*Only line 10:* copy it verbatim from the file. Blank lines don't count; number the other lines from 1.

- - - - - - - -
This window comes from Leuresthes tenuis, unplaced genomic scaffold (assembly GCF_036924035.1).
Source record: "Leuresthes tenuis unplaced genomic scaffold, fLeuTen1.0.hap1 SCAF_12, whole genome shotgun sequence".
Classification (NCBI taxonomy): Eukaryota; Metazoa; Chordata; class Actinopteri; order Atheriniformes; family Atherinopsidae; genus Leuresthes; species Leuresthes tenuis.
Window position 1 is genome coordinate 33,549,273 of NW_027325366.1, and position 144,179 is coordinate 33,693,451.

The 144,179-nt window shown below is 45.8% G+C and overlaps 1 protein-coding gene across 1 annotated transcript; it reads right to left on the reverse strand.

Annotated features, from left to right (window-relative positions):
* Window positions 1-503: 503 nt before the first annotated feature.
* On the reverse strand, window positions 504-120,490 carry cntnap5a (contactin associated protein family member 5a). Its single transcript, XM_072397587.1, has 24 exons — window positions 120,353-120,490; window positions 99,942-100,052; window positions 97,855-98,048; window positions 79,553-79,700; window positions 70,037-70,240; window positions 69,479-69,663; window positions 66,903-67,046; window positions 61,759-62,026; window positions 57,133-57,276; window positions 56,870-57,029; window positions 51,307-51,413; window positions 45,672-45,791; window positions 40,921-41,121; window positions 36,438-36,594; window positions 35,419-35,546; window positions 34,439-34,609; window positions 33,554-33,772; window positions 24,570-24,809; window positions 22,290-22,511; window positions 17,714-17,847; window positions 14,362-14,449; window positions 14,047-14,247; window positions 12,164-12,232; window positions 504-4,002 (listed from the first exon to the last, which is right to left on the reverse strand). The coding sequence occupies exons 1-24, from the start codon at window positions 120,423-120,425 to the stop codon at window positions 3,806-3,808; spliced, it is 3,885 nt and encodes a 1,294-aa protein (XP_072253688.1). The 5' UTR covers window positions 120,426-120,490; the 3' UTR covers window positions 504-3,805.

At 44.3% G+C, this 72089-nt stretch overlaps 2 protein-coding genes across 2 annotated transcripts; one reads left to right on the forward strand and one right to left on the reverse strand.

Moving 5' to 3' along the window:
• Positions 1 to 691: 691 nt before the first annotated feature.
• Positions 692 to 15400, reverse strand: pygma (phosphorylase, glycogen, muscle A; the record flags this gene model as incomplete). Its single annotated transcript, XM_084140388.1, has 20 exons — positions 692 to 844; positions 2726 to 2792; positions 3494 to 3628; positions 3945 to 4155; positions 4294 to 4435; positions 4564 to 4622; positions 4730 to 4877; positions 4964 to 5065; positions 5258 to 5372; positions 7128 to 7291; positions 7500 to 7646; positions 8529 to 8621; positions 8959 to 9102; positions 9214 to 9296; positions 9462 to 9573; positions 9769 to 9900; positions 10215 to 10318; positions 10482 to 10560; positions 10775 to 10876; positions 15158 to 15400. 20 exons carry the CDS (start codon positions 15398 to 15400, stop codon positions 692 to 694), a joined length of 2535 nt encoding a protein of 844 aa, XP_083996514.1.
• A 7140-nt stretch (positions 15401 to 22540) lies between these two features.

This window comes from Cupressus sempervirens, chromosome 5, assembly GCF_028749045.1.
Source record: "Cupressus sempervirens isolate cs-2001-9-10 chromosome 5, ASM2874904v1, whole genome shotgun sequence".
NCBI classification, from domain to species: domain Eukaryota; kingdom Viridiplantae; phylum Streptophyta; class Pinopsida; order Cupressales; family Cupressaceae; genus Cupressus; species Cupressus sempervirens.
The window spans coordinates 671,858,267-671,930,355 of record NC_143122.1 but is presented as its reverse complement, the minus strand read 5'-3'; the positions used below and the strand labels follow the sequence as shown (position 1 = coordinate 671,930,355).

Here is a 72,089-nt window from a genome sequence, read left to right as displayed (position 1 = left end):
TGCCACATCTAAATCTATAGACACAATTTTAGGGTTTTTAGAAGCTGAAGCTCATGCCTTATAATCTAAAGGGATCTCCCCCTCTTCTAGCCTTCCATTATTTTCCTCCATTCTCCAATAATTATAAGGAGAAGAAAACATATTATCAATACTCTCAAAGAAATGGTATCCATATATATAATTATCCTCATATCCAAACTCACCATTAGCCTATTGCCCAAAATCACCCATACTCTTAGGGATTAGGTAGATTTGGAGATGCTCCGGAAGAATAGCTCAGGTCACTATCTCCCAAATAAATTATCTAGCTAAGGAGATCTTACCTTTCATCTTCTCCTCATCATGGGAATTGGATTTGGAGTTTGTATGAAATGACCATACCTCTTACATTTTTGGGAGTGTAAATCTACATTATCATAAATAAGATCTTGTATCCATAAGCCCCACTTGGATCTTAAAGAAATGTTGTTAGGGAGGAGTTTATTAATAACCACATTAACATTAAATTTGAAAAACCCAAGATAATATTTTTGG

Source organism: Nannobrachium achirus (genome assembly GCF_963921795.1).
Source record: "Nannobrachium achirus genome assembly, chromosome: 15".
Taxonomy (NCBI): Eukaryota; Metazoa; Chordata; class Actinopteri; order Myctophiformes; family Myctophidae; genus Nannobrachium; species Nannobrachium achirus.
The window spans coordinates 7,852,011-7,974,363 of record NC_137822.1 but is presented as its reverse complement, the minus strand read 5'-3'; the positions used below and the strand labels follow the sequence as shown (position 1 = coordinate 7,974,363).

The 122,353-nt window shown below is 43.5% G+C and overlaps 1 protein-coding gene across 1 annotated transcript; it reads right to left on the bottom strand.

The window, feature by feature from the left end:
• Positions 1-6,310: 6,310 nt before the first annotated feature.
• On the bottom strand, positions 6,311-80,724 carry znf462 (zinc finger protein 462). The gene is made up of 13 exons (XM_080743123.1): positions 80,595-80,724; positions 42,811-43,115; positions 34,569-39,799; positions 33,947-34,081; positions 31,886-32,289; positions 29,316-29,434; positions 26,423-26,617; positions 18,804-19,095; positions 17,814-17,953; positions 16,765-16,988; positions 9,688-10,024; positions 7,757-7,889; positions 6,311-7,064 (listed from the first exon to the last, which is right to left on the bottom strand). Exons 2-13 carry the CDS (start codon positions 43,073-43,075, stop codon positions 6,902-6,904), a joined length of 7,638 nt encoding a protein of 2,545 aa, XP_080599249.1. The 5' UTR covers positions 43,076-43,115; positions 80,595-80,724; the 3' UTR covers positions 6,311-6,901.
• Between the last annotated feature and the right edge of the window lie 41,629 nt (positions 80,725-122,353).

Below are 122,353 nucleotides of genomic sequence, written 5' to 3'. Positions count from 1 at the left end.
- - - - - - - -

Moving 5' to 3' along the window: